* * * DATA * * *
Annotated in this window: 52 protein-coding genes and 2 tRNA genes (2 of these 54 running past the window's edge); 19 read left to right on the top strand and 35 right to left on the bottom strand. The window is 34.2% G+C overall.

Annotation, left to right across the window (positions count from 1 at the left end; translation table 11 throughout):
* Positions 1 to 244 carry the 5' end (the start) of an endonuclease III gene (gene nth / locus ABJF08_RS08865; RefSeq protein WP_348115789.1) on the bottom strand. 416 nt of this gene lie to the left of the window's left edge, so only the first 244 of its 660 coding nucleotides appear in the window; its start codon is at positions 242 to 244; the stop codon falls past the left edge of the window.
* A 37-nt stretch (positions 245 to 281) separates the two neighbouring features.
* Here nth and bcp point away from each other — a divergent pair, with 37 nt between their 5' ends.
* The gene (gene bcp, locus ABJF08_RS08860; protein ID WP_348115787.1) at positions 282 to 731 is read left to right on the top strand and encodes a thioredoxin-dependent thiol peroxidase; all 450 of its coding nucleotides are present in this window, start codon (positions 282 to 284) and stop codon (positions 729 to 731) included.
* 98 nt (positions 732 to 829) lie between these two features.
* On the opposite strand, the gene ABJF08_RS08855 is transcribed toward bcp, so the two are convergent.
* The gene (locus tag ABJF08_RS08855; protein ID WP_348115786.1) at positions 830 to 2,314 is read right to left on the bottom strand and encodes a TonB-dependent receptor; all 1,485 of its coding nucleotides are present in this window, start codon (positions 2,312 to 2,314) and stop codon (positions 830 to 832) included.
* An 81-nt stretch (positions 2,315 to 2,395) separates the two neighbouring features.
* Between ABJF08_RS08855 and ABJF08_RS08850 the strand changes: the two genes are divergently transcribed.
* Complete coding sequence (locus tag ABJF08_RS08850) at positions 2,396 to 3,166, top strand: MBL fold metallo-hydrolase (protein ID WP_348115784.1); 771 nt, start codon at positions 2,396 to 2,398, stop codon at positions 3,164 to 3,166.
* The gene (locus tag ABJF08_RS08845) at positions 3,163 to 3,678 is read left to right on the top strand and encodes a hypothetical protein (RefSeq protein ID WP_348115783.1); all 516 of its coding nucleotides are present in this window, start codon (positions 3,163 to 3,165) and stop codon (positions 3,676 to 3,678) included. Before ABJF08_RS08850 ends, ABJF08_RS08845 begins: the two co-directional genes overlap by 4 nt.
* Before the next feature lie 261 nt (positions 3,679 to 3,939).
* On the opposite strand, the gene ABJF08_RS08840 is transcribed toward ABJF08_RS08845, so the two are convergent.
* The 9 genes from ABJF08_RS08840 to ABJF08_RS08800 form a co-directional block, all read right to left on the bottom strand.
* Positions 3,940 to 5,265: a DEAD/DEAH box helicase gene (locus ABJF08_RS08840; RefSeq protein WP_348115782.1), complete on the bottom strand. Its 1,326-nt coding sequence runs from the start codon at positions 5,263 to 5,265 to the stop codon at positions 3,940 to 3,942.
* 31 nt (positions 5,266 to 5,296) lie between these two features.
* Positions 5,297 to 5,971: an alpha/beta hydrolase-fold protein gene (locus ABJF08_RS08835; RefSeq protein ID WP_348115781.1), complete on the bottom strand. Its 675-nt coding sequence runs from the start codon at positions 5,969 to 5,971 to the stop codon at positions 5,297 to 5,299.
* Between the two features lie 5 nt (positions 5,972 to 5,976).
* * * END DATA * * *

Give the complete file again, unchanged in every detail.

Annotated in this window: 52 protein-coding genes and 2 tRNA genes (2 of these 54 running past the window's edge); 19 read left to right on the top strand and 35 right to left on the bottom strand. The window is 34.2% G+C overall.

Annotation, left to right across the window (positions count from 1 at the left end; translation table 11 throughout):
* Positions 1 to 244 carry the 5' end (the start) of an endonuclease III gene (gene nth / locus ABJF08_RS08865; RefSeq protein WP_348115789.1) on the bottom strand. 416 nt of this gene lie to the left of the window's left edge, so only the first 244 of its 660 coding nucleotides appear in the window; its start codon is at positions 242 to 244; the stop codon falls past the left edge of the window.
* A 37-nt stretch (positions 245 to 281) separates the two neighbouring features.
* Here nth and bcp point away from each other — a divergent pair, with 37 nt between their 5' ends.
* The gene (gene bcp, locus ABJF08_RS08860; protein ID WP_348115787.1) at positions 282 to 731 is read left to right on the top strand and encodes a thioredoxin-dependent thiol peroxidase; all 450 of its coding nucleotides are present in this window, start codon (positions 282 to 284) and stop codon (positions 729 to 731) included.
* 98 nt (positions 732 to 829) lie between these two features.
* On the opposite strand, the gene ABJF08_RS08855 is transcribed toward bcp, so the two are convergent.
* The gene (locus tag ABJF08_RS08855; protein ID WP_348115786.1) at positions 830 to 2,314 is read right to left on the bottom strand and encodes a TonB-dependent receptor; all 1,485 of its coding nucleotides are present in this window, start codon (positions 2,312 to 2,314) and stop codon (positions 830 to 832) included.
* An 81-nt stretch (positions 2,315 to 2,395) separates the two neighbouring features.
* Between ABJF08_RS08855 and ABJF08_RS08850 the strand changes: the two genes are divergently transcribed.
* Complete coding sequence (locus tag ABJF08_RS08850) at positions 2,396 to 3,166, top strand: MBL fold metallo-hydrolase (protein ID WP_348115784.1); 771 nt, start codon at positions 2,396 to 2,398, stop codon at positions 3,164 to 3,166.
* The gene (locus tag ABJF08_RS08845) at positions 3,163 to 3,678 is read left to right on the top strand and encodes a hypothetical protein (RefSeq protein ID WP_348115783.1); all 516 of its coding nucleotides are present in this window, start codon (positions 3,163 to 3,165) and stop codon (positions 3,676 to 3,678) included. Before ABJF08_RS08850 ends, ABJF08_RS08845 begins: the two co-directional genes overlap by 4 nt.
* Before the next feature lie 261 nt (positions 3,679 to 3,939).
* On the opposite strand, the gene ABJF08_RS08840 is transcribed toward ABJF08_RS08845, so the two are convergent.
* The 9 genes from ABJF08_RS08840 to ABJF08_RS08800 form a co-directional block, all read right to left on the bottom strand.
* Positions 3,940 to 5,265: a DEAD/DEAH box helicase gene (locus ABJF08_RS08840; RefSeq protein WP_348115782.1), complete on the bottom strand. Its 1,326-nt coding sequence runs from the start codon at positions 5,263 to 5,265 to the stop codon at positions 3,940 to 3,942.
* 31 nt (positions 5,266 to 5,296) lie between these two features.
* Positions 5,297 to 5,971: an alpha/beta hydrolase-fold protein gene (locus ABJF08_RS08835; RefSeq protein ID WP_348115781.1), complete on the bottom strand. Its 675-nt coding sequence runs from the start codon at positions 5,969 to 5,971 to the stop codon at positions 5,297 to 5,299.
* Between the two features lie 5 nt (positions 5,972 to 5,976).